1. The services requested are/were with a non-participating provider.
  2.  The services are/were not medically indicated because they are not appropriate to treat the condition and do not represent the standard of care to treat the condition.
  3.  The utility of prophylactic cerclage is unproven and there is evidence to suggest it may be detrimental and may be associated with an increase in preterm delivery and pregnancy loss.

However, here I sit to write this post at 24 weeks- 6 weeks later- with healthy babies developing within me.

So, many ask why am I still here? I have the cerclage, the pregnancy is stable and insurance continues to not be willing to pay a dime towards our care. Why would I not come back to Madison?

The answer to me is plain and simple:

1. There were no other participating providers in our insurance network besides our  initial maternal and fetal medicine specialists.

We were concerned with the care that was being provided by our previous providers for several reasons, including their unwillingness to consider preventative and proactive measures of care.  Even after the cerclage, they informed me that they would be unwilling to provide intense tocolysis, contraction monitoring and support strict bed rest. I have been receiving these treatments here in AZ since the moment I arrived.

2. Emergent care, via cerclage, strict bed rest, contraction monitoring and tocolysis, were/are all required and medically indicated, in order to, prevent pre-term labor.

There is a body of research, which supports these facets of care during multi-fetal gestation. Additionally, a cerclage is not an “experimental therapy” but again is considered a component of normal perinatal care in a high-order multiples pregnancy.

My current perinatologist has published over 25 peer-reviewed articles on the management of high-order multiples and has delivered 15 sets of quintuplets whom have exceeded the average gestational age by over 5 weeks. The previous specialists have never delivered, or managed, a quintuplet pregnancy and while they are revered clinicians in their areas of research, they have not published on the management of high-order multiple pregnancies.

The peace that I feel in pursuing treatment under this new doctor’s care is overwhelming. For the first time in this pregnancy, I am confident in the care that I am receiving.  I would fear for the well being of my babies if they were subject to the care of the practitioners in Madison. They have not demonstrated that they truly care about our five miracles, nor do they appear willing to proactively fight for a healthy pregnancy.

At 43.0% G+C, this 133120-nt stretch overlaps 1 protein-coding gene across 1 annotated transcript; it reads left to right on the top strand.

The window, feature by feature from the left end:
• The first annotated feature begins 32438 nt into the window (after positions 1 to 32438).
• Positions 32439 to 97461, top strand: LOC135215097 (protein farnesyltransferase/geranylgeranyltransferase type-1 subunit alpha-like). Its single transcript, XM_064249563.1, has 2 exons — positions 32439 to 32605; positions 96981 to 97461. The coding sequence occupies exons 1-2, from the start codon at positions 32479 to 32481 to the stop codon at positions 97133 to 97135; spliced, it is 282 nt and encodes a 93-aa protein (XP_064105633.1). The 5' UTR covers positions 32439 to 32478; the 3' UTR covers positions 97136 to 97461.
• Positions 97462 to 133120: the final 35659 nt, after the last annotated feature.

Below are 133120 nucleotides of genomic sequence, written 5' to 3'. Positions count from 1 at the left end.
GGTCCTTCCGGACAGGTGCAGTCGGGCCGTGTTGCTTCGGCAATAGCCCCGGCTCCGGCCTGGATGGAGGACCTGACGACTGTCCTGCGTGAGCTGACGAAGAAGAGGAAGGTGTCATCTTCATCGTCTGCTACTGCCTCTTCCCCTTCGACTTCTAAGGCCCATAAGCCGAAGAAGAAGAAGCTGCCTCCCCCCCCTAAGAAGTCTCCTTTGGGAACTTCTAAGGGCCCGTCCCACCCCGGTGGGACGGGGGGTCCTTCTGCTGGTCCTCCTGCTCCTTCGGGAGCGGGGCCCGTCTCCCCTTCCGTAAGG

Unfortunately, these reasons are not convincing to our insurance provider. Therefore, we will continue to appeal and grieve this process with them, as we have since we initiated care outside of network. It is truly unfortunate that we cannot find comparable care within our insurance providers network. Our current doctor even offered to communicate his care plan to our previous docs, so that we could remain in-network, however they have denied all collaboration at this point.

Our biggest concern at this point, outside the healthy delivery of our 5 babies, is the financial livelihood of our family. The medical practitioners we are working with are very cognoscente of our financial situation and have been more than accommodating. But, we know that once I am admitted for closer monitoring and more intense treatment, the bills will begin to accumulate. Then, of course, will come the likely astronomical Neonatal Intensive Care Unit bill for 5 babies.

And so, we are witness to the cost of good healthcare in America. Still, we are simply unwilling to sacrifice our right to choose a qualified practitioner just because an insurance company is holding us financially hostage. We feel as parents-to-be that we now represent our children; we are now responsible for their well being until they are able to take on that responsibility themselves. We will fight, and continue to fight, for our children’s God given right to life, liberty, and the pursuit of happiness.